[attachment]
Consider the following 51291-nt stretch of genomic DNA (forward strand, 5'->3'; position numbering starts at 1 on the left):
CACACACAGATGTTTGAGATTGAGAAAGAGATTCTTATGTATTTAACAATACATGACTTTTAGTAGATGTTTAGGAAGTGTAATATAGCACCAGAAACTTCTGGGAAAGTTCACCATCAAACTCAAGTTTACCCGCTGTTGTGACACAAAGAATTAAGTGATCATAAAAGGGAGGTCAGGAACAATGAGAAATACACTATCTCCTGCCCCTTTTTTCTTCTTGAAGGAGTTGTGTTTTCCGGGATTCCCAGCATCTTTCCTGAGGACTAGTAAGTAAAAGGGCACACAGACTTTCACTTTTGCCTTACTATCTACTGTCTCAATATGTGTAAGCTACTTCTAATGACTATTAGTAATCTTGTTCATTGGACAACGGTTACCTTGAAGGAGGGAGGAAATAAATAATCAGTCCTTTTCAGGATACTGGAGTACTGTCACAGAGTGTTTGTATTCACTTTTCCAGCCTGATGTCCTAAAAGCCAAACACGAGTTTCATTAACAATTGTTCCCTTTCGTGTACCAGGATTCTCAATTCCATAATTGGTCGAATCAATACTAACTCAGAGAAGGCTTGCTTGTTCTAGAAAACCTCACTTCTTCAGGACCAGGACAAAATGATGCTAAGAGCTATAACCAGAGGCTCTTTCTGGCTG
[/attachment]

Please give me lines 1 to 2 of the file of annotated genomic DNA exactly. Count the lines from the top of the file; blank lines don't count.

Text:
Consider the following 51291-nt stretch of genomic DNA (forward strand, 5'->3'; position numbering starts at 1 on the left):
CACACACAGATGTTTGAGATTGAGAAAGAGATTCTTATGTATTTAACAATACATGACTTTTAGTAGATGTTTAGGAAGTGTAATATAGCACCAGAAACTTCTGGGAAAGTTCACCATCAAACTCAAGTTTACCCGCTGTTGTGACACAAAGAATTAAGTGATCATAAAAGGGAGGTCAGGAACAATGAGAAATACACTATCTCCTGCCCCTTTTTTCTTCTTGAAGGAGTTGTGTTTTCCGGGATTCCCAGCATCTTTCCTGAGGACTAGTAAGTAAAAGGGCACACAGACTTTCACTTTTGCCTTACTATCTACTGTCTCAATATGTGTAAGCTACTTCTAATGACTATTAGTAATCTTGTTCATTGGACAACGGTTACCTTGAAGGAGGGAGGAAATAAATAATCAGTCCTTTTCAGGATACTGGAGTACTGTCACAGAGTGTTTGTATTCACTTTTCCAGCCTGATGTCCTAAAAGCCAAACACGAGTTTCATTAACAATTGTTCCCTTTCGTGTACCAGGATTCTCAATTCCATAATTGGTCGAATCAATACTAACTCAGAGAAGGCTTGCTTGTTCTAGAAAACCTCACTTCTTCAGGACCAGGACAAAATGATGCTAAGAGCTATAACCAGAGGCTCTTTCTGGCTG